Bitcoin has debuted on a trader’s market. Futures on the crypto-currency landed on the Chicago Board Options Exchange (Cboe) last Friday, and surged 26% in value over the course of the day. Futures are financial contracts obliging the buyer to purchase an asset or the seller to sell an asset, such as a physical commodity or in this case, a financial instrument.
The surge of Bitcoin futures was so significant that two emergency measures were activated during play, in an attempt to slow its rise. Bloomberg Technology also claims that traffic on Cboe’s website was so significant that temporary outages occurred.
“It’s now beyond doubt – Bitcoin has been accepted by the mainstream. Professional investors, who’ve been jealously watching others recoup massive gains, will snap up these derivatives like hot cakes,” blockchain expert Dug Campbell, told DIGIT.
The launch of Bitcoin futures marks the beginning of a new chapter for crypto-currency as a whole. Bitcoin’s meteoric rise this year has seen a hundredfold increase in efforts to mine the currency, and the power consumed in the mining process now outstrips the demands of 159 of the world’s countries. Bitcoin’s current value is over $15,000 for a single coin.
Investors remain conservative despite ‘stability’
But many investors remain unconvinced. Leading figures from Wall Street such as Jamie Dimon, CEO of JPMorgan, have branded Bitcoin a ‘fraud’. Last week, Nobel laureate and former Chief Economist of the World Bank Joseph Stiglitz asserted on Bloomberg TV that Bitcoin, “ought to be outlawed“.
Dug told DIGIT: “Funds will continue pile in and I would expect to see price stability as the primary result. But it’s not all good news. To me, I can’t hear the word ‘derivatives’ without also hearing Warren Buffett famous description of them as ‘weapons of financial mass destruction’.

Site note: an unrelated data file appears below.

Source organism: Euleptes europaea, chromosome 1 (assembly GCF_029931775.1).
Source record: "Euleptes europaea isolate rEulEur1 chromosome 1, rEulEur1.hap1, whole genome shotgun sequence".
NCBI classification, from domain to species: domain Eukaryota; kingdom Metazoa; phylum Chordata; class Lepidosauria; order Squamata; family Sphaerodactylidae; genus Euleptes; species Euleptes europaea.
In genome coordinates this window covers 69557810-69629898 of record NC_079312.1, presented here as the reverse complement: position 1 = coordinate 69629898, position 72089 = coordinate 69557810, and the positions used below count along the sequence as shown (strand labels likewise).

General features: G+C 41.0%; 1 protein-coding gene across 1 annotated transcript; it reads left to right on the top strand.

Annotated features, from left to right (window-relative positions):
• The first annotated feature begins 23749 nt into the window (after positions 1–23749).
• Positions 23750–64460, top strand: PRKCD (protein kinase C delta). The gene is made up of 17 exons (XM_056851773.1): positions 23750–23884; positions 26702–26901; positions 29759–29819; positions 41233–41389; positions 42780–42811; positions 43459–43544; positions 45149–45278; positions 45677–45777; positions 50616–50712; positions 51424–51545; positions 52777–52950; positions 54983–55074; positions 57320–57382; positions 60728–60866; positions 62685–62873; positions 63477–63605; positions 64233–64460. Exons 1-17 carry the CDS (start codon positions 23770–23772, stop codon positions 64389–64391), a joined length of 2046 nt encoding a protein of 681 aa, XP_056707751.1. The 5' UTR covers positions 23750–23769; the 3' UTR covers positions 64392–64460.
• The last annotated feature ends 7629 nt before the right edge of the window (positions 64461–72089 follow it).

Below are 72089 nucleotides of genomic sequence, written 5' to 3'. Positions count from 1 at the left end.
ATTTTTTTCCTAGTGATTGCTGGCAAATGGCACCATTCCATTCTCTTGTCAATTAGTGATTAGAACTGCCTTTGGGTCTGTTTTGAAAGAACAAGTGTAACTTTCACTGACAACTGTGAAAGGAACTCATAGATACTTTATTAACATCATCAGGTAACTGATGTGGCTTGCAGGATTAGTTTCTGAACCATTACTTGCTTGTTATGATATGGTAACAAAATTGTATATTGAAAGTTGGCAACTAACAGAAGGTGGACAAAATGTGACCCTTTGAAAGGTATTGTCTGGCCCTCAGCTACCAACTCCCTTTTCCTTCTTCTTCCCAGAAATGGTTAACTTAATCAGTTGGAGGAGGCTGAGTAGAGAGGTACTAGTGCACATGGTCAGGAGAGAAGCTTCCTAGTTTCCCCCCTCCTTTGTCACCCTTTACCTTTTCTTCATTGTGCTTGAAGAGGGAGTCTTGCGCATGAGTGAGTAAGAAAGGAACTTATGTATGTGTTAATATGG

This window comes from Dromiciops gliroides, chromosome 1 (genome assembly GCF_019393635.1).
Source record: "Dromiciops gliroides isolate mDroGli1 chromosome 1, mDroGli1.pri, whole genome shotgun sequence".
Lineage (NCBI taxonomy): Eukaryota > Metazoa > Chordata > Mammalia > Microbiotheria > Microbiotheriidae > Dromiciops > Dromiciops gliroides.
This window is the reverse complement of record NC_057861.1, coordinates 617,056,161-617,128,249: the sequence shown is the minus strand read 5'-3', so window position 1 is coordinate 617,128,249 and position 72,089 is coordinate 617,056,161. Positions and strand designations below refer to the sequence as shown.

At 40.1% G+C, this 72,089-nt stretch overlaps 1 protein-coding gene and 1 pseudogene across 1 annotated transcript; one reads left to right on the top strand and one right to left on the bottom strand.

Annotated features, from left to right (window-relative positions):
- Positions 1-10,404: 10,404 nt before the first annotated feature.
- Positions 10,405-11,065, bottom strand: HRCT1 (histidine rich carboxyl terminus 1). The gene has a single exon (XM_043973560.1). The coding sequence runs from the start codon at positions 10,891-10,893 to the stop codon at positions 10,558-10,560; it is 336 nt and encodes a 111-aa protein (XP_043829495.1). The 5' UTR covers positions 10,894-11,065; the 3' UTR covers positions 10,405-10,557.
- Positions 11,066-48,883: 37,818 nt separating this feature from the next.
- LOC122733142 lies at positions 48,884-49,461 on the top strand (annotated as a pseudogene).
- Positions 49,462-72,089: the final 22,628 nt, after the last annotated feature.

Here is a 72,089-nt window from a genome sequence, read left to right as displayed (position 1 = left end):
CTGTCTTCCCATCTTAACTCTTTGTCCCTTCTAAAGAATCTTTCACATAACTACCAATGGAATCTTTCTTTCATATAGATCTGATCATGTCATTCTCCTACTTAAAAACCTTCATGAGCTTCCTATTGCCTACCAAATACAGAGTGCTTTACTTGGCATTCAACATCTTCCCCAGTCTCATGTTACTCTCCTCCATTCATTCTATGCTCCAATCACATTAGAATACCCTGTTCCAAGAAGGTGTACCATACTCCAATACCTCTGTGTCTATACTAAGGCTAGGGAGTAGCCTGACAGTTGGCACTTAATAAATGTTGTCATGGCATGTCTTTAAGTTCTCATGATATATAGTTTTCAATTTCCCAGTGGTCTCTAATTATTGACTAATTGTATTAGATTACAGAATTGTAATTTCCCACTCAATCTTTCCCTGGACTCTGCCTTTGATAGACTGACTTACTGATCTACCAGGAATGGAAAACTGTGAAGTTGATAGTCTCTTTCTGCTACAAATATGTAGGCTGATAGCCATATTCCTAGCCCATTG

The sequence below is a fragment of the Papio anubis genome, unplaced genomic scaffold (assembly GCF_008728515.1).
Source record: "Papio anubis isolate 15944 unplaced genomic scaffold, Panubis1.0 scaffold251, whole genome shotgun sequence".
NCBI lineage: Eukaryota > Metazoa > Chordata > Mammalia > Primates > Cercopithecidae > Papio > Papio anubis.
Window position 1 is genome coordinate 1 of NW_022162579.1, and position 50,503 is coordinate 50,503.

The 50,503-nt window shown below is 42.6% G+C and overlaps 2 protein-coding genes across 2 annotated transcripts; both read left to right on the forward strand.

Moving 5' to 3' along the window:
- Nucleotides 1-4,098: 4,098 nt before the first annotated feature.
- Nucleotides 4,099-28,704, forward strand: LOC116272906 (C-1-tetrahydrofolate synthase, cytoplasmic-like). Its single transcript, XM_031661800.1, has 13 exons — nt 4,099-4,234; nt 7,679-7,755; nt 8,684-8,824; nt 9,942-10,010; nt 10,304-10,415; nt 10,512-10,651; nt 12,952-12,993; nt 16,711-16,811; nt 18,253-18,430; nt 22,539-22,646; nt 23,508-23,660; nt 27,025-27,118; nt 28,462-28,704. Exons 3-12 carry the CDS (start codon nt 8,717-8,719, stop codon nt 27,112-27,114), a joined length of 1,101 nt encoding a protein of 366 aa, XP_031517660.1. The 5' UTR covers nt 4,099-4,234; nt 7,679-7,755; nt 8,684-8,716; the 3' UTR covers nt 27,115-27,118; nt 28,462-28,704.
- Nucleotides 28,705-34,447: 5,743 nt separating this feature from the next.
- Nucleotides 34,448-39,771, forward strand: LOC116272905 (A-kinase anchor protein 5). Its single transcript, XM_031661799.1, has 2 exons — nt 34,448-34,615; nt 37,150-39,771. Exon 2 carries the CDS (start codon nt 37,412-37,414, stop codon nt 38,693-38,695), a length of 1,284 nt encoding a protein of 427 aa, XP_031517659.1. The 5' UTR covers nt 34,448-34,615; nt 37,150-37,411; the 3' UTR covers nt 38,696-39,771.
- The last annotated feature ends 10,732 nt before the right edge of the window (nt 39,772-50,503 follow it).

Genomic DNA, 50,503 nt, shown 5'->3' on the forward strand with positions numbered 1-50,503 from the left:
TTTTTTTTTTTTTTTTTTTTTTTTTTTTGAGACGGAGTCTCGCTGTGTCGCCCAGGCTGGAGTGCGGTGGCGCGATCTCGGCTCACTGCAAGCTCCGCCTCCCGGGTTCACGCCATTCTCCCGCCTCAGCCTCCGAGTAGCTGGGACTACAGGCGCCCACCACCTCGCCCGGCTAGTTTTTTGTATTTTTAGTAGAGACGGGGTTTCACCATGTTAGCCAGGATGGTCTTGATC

“We all know that the market is hyped and it’s not hard to see Bitcoin derivatives becoming a bigger market than Bitcoin itself. In my mind, there’s still a disconnect between the requirements of an evolving technology (as opposed to currency) and an established legacy financial system that needs worked on. There will be a few bumps along the way.”
The landing of Bitcoin on the Cboe on the day saw a smooth but marked rise, despite the two minutes-long trading halts. The spot price of Bitcoin (not its futures) climbed 4.7% to $16,383 by the close of trade on Friday evening in New York, according to Bloomberg. This was a significant price hike over the day, but strategists have suggested that this was to be expected given the novelty of the asset and the difficulty of using cash-settled futures to trade against the spot.
Furthermore, the market cap for Bitcoin worldwide is still approximately $250 billion (of the $420 billion cap for all crypto-currencies) – a very small fraction of the total mass of the world’s trading assets including debt markets, stocks, and derivatives. Jim Edwards, Founding Editor of Business Insider UK, remarked in the magazine: “A bitcoin crash might not be big enough to dent the real economy.”
Willie Fleming, Project Director for Scotcoin, told DIGIT on the movement of Bitcoin: “Over the weekend it didn’t budge a lot. I didn’t see it moving much more than $100 either side of $15,000. So you can possibly say that there is a little more stability, but all these terms are incredibly relative. Obviously wherever there are waves there will be traders rushing in and trying to make the most of it. That in itself is causing ‘congestion’ on the blockchain and a real backlog of transactions. There are no fundamentals in this game.”